The Obama Administration is pressing the Libyan government to explain the reported prison death of a former CIA detainee—an incident that U.S. officials fear could reopen questions about the agency's "extraordinary rendition" program and further complicate the president's plans to shut down the Guantánamo Bay detention center. According to human-rights groups, the body of Ibn al-Shaykh al-Libi—once one of the U.S. government's prize captives—was turned over to family members last week after they were told he had committed suicide at Tripoli's Abu Salim prison by hanging himself with a bedsheet. But U.S. officials are skeptical about the supposed suicide, which was first reported in a newspaper owned by Libyan leader Muammar Kaddafi's son. Two weeks earlier, al-Libi was visited for the first time by human-rights workers investigating allegations that he had been tortured into making false claims connecting Saddam Hussein's regime and Al Qaeda. (Those claims, which al-Libi later retracted, were used by the Bush administration to bolster its case for the Iraq War.) Al-Libi also had been identified recently by U.S. defense lawyers as a possible key witness in upcoming trials of top terror suspects. "We want answers," said an administration official familiar with the case, who asked not to be identified discussing a sensitive matter. "We want to know what really happened here."
Al-Libi's death highlights a predicament facing Obama officials: returning detainees to countries that practice torture. Seven Libyans remain at Guantánamo, and U.S. officials are loath to send home any more. Last year, President Bush resumed diplomatic relations with Libya and removed it from a list of "state sponsors" of terror. But a State Department human-rights report recently concluded that Libyan security forces "routinely tortured" prisoners by applying electric shocks, breaking fingers, pouring lemon juice on open wounds and burning them with cigarettes. The U.S. official said, "It's not in the U.S. interest to send people back to countries where they're going to be abused or end up dead."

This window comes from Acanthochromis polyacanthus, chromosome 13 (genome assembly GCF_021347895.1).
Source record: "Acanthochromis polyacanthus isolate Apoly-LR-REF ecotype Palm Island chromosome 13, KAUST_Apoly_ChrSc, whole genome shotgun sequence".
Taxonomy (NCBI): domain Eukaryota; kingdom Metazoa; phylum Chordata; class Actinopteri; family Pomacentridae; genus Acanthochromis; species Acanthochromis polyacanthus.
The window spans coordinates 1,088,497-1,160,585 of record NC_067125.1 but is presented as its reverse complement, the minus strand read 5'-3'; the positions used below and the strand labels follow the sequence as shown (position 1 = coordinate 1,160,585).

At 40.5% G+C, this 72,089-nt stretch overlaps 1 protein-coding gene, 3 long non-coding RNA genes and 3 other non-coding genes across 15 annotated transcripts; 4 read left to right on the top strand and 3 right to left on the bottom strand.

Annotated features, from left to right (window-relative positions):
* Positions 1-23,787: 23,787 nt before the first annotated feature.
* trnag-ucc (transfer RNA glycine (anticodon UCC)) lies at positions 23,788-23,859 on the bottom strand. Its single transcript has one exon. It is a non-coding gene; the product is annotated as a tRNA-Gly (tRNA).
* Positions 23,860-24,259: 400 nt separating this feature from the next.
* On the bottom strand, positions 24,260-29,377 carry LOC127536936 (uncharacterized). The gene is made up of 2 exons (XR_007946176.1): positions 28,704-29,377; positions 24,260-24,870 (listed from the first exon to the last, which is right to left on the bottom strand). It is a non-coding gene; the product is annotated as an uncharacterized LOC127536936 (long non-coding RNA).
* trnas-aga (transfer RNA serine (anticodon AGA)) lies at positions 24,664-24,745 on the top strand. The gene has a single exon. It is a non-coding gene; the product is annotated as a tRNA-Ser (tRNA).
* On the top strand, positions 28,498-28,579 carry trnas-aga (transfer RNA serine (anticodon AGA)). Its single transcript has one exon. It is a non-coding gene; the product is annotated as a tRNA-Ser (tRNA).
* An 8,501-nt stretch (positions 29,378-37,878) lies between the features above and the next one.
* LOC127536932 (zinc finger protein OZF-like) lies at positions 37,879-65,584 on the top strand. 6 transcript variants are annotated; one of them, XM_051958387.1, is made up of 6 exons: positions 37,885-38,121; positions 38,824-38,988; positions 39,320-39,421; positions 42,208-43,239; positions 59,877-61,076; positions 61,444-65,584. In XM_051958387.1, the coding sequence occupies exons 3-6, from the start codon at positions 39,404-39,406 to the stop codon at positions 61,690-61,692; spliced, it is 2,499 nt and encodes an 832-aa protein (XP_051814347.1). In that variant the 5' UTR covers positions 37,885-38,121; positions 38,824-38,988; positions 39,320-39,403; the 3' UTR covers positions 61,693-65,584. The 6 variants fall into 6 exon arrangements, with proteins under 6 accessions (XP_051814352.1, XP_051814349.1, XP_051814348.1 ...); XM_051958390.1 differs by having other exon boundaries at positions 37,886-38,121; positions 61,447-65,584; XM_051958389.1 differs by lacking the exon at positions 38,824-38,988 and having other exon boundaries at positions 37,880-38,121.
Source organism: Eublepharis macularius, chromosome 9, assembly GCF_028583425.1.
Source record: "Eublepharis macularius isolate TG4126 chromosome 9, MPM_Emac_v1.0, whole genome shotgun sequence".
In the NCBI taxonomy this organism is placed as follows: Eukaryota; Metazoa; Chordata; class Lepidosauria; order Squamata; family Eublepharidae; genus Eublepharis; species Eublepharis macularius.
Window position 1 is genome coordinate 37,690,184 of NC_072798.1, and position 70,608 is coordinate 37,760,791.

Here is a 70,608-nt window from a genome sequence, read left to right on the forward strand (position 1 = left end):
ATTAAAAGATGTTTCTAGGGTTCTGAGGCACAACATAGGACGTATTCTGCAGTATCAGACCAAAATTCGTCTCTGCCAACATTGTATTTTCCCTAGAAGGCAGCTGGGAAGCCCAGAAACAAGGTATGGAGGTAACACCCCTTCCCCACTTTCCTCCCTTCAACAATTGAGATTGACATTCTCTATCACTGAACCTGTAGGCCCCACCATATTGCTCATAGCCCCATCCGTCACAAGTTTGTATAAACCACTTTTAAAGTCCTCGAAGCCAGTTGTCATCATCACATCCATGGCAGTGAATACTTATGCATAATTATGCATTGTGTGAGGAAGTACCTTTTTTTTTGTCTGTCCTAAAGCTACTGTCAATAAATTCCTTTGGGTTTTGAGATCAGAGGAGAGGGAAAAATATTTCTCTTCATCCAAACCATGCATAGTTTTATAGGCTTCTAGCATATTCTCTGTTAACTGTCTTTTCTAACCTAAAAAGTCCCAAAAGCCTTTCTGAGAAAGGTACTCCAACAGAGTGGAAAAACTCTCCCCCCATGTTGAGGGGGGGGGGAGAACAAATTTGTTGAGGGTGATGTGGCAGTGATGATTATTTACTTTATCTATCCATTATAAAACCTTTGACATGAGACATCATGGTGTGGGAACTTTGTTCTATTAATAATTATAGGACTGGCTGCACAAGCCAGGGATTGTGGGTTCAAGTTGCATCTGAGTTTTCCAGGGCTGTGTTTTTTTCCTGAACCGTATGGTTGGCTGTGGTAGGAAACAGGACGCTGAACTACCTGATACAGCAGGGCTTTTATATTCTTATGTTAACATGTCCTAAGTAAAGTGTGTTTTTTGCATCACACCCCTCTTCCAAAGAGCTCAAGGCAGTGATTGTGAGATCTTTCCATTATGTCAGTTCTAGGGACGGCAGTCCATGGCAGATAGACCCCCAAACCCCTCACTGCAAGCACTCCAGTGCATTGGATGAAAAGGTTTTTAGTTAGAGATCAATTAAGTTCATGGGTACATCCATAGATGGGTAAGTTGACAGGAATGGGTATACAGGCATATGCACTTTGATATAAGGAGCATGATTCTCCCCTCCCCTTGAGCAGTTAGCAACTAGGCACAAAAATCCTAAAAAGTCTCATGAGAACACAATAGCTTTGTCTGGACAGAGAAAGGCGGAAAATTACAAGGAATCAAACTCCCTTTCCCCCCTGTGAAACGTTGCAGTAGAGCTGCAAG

Although al-Libi was never held at Guantánamo, it is believed he was held at overseas CIA "black sites" before being returned to Libya in 2006. A CIA spokesman said "it is American policy to seek assurances" from foreign governments that suspects will be well treated. But current and former U.S. counterterrorism officials say such assurances are often perfunctory and rarely put in writing. The CIA has tightened its procedures, directing stations to visit rendered prisoners and personally verify that they have not been mistreated. But it's unknown how many such visits have been made. A spokesman at Libya's U.S. embassy said he had "no information."